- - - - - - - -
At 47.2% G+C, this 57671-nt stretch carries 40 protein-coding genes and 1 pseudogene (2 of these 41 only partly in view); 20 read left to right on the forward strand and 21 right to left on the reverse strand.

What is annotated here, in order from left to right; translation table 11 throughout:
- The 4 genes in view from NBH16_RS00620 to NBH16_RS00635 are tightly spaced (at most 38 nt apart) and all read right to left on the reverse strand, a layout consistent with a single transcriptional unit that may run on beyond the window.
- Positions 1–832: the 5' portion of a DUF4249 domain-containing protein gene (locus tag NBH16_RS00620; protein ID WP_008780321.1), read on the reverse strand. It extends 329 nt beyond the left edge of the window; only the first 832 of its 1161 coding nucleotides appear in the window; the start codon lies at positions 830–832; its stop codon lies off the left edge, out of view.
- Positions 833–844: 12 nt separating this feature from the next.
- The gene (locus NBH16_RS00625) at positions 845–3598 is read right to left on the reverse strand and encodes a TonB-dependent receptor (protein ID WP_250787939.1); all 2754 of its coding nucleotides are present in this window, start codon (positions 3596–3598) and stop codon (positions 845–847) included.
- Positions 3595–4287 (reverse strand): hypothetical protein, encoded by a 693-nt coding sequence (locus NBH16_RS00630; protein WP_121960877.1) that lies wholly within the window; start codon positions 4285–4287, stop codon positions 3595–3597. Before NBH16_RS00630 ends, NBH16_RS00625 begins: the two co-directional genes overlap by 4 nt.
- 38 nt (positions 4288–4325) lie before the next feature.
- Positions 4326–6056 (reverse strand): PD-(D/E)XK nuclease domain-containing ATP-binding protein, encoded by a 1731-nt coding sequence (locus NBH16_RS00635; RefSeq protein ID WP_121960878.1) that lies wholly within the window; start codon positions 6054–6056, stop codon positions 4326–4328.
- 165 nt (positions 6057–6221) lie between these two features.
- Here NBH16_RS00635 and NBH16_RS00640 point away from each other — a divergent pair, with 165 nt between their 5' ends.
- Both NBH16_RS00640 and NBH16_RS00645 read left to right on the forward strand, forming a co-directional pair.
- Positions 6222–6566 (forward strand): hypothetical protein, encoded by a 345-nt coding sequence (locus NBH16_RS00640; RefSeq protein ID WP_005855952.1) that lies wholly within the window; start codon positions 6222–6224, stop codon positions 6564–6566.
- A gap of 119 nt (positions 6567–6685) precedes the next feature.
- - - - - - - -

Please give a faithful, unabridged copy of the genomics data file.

At 47.2% G+C, this 57671-nt stretch carries 40 protein-coding genes and 1 pseudogene (2 of these 41 only partly in view); 20 read left to right on the forward strand and 21 right to left on the reverse strand.

What is annotated here, in order from left to right; translation table 11 throughout:
- The 4 genes in view from NBH16_RS00620 to NBH16_RS00635 are tightly spaced (at most 38 nt apart) and all read right to left on the reverse strand, a layout consistent with a single transcriptional unit that may run on beyond the window.
- Positions 1–832: the 5' portion of a DUF4249 domain-containing protein gene (locus tag NBH16_RS00620; protein ID WP_008780321.1), read on the reverse strand. It extends 329 nt beyond the left edge of the window; only the first 832 of its 1161 coding nucleotides appear in the window; the start codon lies at positions 830–832; its stop codon lies off the left edge, out of view.
- Positions 833–844: 12 nt separating this feature from the next.
- The gene (locus NBH16_RS00625) at positions 845–3598 is read right to left on the reverse strand and encodes a TonB-dependent receptor (protein ID WP_250787939.1); all 2754 of its coding nucleotides are present in this window, start codon (positions 3596–3598) and stop codon (positions 845–847) included.
- Positions 3595–4287 (reverse strand): hypothetical protein, encoded by a 693-nt coding sequence (locus NBH16_RS00630; protein WP_121960877.1) that lies wholly within the window; start codon positions 4285–4287, stop codon positions 3595–3597. Before NBH16_RS00630 ends, NBH16_RS00625 begins: the two co-directional genes overlap by 4 nt.
- 38 nt (positions 4288–4325) lie before the next feature.
- Positions 4326–6056 (reverse strand): PD-(D/E)XK nuclease domain-containing ATP-binding protein, encoded by a 1731-nt coding sequence (locus NBH16_RS00635; RefSeq protein ID WP_121960878.1) that lies wholly within the window; start codon positions 6054–6056, stop codon positions 4326–4328.
- 165 nt (positions 6057–6221) lie between these two features.
- Here NBH16_RS00635 and NBH16_RS00640 point away from each other — a divergent pair, with 165 nt between their 5' ends.
- Both NBH16_RS00640 and NBH16_RS00645 read left to right on the forward strand, forming a co-directional pair.
- Positions 6222–6566 (forward strand): hypothetical protein, encoded by a 345-nt coding sequence (locus NBH16_RS00640; RefSeq protein ID WP_005855952.1) that lies wholly within the window; start codon positions 6222–6224, stop codon positions 6564–6566.
- A gap of 119 nt (positions 6567–6685) precedes the next feature.